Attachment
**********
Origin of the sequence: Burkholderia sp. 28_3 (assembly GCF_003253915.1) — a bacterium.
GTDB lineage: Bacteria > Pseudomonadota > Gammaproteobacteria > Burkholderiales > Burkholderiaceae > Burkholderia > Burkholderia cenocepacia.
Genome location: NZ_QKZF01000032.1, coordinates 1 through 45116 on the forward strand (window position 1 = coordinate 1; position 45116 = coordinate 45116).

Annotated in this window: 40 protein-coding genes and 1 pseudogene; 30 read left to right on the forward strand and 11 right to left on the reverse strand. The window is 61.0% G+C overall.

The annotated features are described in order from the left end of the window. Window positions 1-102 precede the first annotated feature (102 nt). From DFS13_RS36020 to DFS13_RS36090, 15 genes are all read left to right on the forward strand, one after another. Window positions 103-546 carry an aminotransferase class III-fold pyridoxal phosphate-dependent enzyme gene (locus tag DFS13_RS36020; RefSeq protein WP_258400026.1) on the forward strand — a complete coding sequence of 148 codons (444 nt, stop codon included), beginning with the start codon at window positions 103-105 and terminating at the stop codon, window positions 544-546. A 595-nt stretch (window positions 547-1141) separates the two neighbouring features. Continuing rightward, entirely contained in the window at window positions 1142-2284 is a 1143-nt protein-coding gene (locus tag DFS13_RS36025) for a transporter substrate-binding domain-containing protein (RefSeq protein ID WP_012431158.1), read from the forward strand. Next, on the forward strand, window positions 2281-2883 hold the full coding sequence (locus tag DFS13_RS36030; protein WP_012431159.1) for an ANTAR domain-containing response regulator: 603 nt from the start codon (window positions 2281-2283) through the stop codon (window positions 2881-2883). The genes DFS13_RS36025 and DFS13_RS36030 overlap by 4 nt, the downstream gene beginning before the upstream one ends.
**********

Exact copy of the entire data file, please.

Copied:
Origin of the sequence: Burkholderia sp. 28_3 (assembly GCF_003253915.1) — a bacterium.
GTDB lineage: Bacteria > Pseudomonadota > Gammaproteobacteria > Burkholderiales > Burkholderiaceae > Burkholderia > Burkholderia cenocepacia.
Genome location: NZ_QKZF01000032.1, coordinates 1 through 45116 on the forward strand (window position 1 = coordinate 1; position 45116 = coordinate 45116).

Annotated in this window: 40 protein-coding genes and 1 pseudogene; 30 read left to right on the forward strand and 11 right to left on the reverse strand. The window is 61.0% G+C overall.

The annotated features are described in order from the left end of the window. Window positions 1-102 precede the first annotated feature (102 nt). From DFS13_RS36020 to DFS13_RS36090, 15 genes are all read left to right on the forward strand, one after another. Window positions 103-546 carry an aminotransferase class III-fold pyridoxal phosphate-dependent enzyme gene (locus tag DFS13_RS36020; RefSeq protein WP_258400026.1) on the forward strand — a complete coding sequence of 148 codons (444 nt, stop codon included), beginning with the start codon at window positions 103-105 and terminating at the stop codon, window positions 544-546. A 595-nt stretch (window positions 547-1141) separates the two neighbouring features. Continuing rightward, entirely contained in the window at window positions 1142-2284 is a 1143-nt protein-coding gene (locus tag DFS13_RS36025) for a transporter substrate-binding domain-containing protein (RefSeq protein ID WP_012431158.1), read from the forward strand. Next, on the forward strand, window positions 2281-2883 hold the full coding sequence (locus tag DFS13_RS36030; protein WP_012431159.1) for an ANTAR domain-containing response regulator: 603 nt from the start codon (window positions 2281-2283) through the stop codon (window positions 2881-2883). The genes DFS13_RS36025 and DFS13_RS36030 overlap by 4 nt, the downstream gene beginning before the upstream one ends.